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SPAIN: Almansa, a forgotten battle and a Virgin with a homepage

I was evacuated from Madrid in 1936 after thr first siege of the Spanish capital was broken when the Loyalists recaptured Albacete. It was the first train from Madrid to Valencia, and we were lucky not to be attacked by Franco forces. Just after leaving Albacete province I saw on a mountain the castle of Almansa, the scene of a historic battle. Few Americans have heard of it, but it was the decisive battle in the War of the Spanish Succession (1702-1714) which has been described as "the first world war". It was triggered by a personal decision by Charles II, who had no more idea of the consequences than Truman did when he recognized the state of Israel. So many major events are the unforeseen consequences of personal decisions. Charles II, the last of the Spanish Hapsburgs, had no children, and his last act was to leave Spain to the Bourbon Philip of Anjou. Britain and Austria did not want France to add Spain and the Spanish Empire to its possessions, so they declared war. Almansa was the scene of the decisive defeat of the Austrian Army. By the Treaty of Utrecht Philp was allowed to start the Bourbon dynasty of Spain, but it was never to be united with France. Great Britain won Gibraltar. However, it was also a civil war, as the Catalans fought on, using guerrilla tactics. It sounds like the Middle East today. The legacy was Catalan resentment which survives to this day.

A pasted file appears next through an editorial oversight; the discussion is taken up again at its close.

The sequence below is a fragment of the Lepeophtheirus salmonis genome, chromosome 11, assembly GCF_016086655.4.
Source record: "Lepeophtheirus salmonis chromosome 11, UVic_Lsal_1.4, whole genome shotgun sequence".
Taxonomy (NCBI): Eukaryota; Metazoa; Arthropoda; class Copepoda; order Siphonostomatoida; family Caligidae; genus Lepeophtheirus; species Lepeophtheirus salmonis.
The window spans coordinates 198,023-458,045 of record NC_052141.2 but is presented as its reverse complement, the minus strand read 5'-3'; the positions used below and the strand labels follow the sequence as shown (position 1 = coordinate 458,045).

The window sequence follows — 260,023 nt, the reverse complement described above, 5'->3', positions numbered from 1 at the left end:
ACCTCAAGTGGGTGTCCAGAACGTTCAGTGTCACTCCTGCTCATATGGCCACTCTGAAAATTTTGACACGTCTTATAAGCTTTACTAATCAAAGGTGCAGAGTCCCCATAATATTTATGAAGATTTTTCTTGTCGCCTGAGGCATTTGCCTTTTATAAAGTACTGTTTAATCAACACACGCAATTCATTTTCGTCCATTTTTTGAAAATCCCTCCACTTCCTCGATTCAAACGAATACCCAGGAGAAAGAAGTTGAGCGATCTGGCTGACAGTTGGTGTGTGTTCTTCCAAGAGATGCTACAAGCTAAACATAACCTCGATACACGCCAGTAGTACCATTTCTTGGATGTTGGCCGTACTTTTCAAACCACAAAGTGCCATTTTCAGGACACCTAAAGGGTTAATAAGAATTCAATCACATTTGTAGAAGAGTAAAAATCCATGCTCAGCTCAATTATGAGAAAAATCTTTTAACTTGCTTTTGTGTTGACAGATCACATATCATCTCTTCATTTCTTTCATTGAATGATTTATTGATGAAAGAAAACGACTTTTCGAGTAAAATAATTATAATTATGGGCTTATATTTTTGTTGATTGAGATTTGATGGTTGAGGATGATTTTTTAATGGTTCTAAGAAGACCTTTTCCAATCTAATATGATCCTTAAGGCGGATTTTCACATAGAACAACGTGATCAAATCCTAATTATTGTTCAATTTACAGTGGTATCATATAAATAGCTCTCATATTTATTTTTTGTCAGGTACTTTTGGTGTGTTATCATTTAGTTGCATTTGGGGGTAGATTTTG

While the battle has been forgotten, the Virgin lives on. Which Virgin? The only guide where I found a reference to her is the Phaidon cultural guide to Spain, but in a message Francisco Jiménez says it is the Virgin de Belén (Bethleham) and gives her url: The page would no come up for me. Probably I did not pray hard enough. I wonder how many shrines to the Virgin there are in the world, and how many have their own home page?

Ronald Hilton - 6/1/02